Monday, June 26, 2017

(34) A day at the Museums

(34) June 26, 2017 - A day at the Museums

Olympia Candy Kitchen in Goshen Indiana
"The Sweetest Place in Town."

Tonight it is back to camping. Perhaps a shot of inspiration at the RV and Motorhome museum in Elkhart, Indiana was all we needed. Whatever it was, it's good to be back in the tent trailer. Linda slept well in the motel, but me, not so much. This seems like an interesting swap as originally I was the thought we be staying in motels every night. I guess I acclimated sleeping beneath the canvas roof.

Studebaker Museum
La Porte, Indiana

From Merrillville, Indiana where we spent the night we first drove through La Porte and then on to South Bend.

At South Bend I toured the Studebaker Museum while Linda walked the grounds of the adjacent Oliver mansion. Linda enjoyed looking at the Oliver mansion and I enjoyed looking at the Studebaker displays.
Studebaker has a long and proud history. Studebaker began by making wagons in the nineteenth century.
Studebaker Wagons
The company then shifted to the production of electric cars and then cars powered by internal combustion engines. Studebaker was never as big as General Motors, Ford or Chrysler but they certainly were a player. It's sad that such a proud name has gone by the wayside.

Studebaker, a force to be reckoned with
It's easy to play "what if" with Studebaker and the other independent automakers. I don't know if Studebaker could have survived had conditions and circumstances played out differently, but perhaps it could have. The big three automakers required their dealers in the 1950s to exclusively carry one product. In other words a Ford dealer could only sell Fords. A Chevrolet dealer could only sell Chevrolets and so on. The smaller independents could not survive with independent dealerships. There was a market for the independents, but not a sufficient market to support dealership networks. Had the big three or the big four allowed their dealers to carry independents and dealers might have been able to make money off of carrying the smaller independents as a secondary line. Like I said, it's easy to play what if.

It's safe to say that no one will be offering a model called 
"The Dictator" anytime soon.
RV Museum

Not so different from ours.

After South Bend we traveled to Elkhart to tour the RV Museum. The museum displayed both modern RVs, and early RVs. Linda and I were both surprised to see that the museum displays of tent trailers looked much like the tent trailer that we are sleeping in every night. Perhaps ours belongs in a museum as well. I guess I'm just stuck in the past. At least I'm stuck in the 50's and 60's and not in the 70's where shag carpeting and harvest gold decorated the interiors of motorhomes.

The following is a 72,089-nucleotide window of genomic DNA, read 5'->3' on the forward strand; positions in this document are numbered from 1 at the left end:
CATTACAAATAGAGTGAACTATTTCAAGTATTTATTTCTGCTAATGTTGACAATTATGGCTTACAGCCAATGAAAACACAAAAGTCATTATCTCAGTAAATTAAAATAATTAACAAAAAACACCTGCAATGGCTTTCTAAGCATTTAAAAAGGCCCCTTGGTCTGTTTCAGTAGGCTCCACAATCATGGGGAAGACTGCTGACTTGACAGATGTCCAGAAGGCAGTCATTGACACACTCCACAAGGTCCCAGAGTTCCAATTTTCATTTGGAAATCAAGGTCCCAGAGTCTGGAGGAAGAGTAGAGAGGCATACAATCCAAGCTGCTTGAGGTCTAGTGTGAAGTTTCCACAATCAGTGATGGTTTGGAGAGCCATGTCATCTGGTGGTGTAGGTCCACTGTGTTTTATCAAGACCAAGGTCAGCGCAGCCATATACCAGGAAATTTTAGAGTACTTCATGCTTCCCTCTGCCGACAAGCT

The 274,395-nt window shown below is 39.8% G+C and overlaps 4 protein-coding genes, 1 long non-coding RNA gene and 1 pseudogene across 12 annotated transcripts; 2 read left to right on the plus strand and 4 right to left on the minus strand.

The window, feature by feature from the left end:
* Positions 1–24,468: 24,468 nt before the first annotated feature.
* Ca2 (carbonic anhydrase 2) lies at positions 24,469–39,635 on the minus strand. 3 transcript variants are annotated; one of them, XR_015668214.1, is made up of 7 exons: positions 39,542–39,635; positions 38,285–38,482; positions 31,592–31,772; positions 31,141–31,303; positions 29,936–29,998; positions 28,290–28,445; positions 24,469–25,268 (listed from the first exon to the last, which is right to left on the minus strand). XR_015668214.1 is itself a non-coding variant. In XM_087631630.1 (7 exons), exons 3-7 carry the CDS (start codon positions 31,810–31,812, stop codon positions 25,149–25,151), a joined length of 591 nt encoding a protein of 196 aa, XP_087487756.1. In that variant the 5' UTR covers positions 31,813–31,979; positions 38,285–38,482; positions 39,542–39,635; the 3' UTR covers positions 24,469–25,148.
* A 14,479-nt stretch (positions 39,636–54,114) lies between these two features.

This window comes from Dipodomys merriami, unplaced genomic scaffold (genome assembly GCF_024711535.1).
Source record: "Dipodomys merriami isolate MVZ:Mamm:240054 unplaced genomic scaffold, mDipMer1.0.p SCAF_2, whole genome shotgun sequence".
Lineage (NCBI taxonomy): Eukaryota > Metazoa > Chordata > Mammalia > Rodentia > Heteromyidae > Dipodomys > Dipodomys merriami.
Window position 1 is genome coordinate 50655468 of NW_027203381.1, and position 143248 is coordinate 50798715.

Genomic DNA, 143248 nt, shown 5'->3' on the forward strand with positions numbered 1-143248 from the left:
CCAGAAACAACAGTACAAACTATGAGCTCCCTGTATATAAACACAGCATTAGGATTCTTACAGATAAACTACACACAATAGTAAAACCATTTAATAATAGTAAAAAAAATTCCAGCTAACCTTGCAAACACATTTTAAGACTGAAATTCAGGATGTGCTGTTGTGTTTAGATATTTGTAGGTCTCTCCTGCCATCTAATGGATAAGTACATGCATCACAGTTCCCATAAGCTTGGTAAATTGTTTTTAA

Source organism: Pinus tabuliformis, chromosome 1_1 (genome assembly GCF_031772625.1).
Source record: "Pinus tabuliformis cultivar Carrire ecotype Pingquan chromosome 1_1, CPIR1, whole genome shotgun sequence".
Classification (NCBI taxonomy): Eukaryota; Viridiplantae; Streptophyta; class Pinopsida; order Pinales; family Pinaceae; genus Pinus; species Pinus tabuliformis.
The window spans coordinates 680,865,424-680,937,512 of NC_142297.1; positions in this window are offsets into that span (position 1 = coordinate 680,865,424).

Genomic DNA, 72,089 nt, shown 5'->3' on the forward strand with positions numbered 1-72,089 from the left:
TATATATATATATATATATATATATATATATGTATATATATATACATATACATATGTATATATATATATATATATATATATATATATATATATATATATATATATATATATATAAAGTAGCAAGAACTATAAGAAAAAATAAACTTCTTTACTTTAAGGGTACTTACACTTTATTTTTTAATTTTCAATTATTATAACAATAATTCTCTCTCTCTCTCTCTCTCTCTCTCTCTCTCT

The "Long, Long Trailer."
Trailer Park Heaven

The caption on the back says:
Elkhart, Manufacturer of band instruments

Land o' Goshen

Fortified Police Booth in Goshen

From South Bend we traveled to Goshen, Indiana. We looked at the street of downtown Goshen and compared it to the image on an antique postcard that we have. We also looked at the police booth that was designed to protect the city against gangsters. While this may sound like an overreaction, it was not. Indiana was close to Chicago and there were many brutal and vicious bank robberies of banks in Indiana. The city fathers of Goshen installed the police booth to protect the two banks in the city. Later, after the threat of gangsters had passed the police booth provided a convenient police presence downtown.

Main Street Goshen today
Main Street Goshen 100 years ago

Cade, an outstanding host at the oldest
Candy shop in town and a great
representative of Goshen! 
The Olympia Candy Kitchen in downtown Goshen has provided premium dipped chocolate candy since 1912. Olympia provided chocolate turtles to two presidential Inaugurals. The candy kitchen and soda fountain are maintained in much the way they looked in the early twentieth century. Cade, was behind the counter and prepared Linda a hot fudge sundae, and me a milkshake. He has been working there for approximately two years. I'm sure that he will go on to bigger and better things after he graduates from high school. He sure made us feel welcome.

At the Olympia Candy Kitchen in Goshen, Indiana

Blue Lakes Indiana

From Goshen we proceeded to our campsite in Blue Lakes, Indiana. This was a commercial campground. It was nice, but I continue to be amazed at the diversity of ways that people enjoy camping. Here people have moved in for the summer. The campground was similar in appearance to a village of summer cottages. Some of the RVs were surrounded by grass, outdoor barbecues, outdoor eating areas as well as drinking areas. I was intrigued, I'm sure that this goes on in Idaho and other places, but I'd not seen it before.

Tomorrow we will drive through Fort Wayne, Indiana and then it will be on to Ohio.

Our new friends, from Goshen... 2 of the 57
amazing life sized bronze sculptures by  
Seward Johnson.


  1. Next time order an extra milkshake for me!

  2. Bill and Linda, We are enjoying following along on your journey via your blog. Your writing style, your pictures, your history lessons, your sense of adventure all add to the fun. Looking forward to learning some things about the Yellowstone Trail. I know, I know, that's jumping ahead.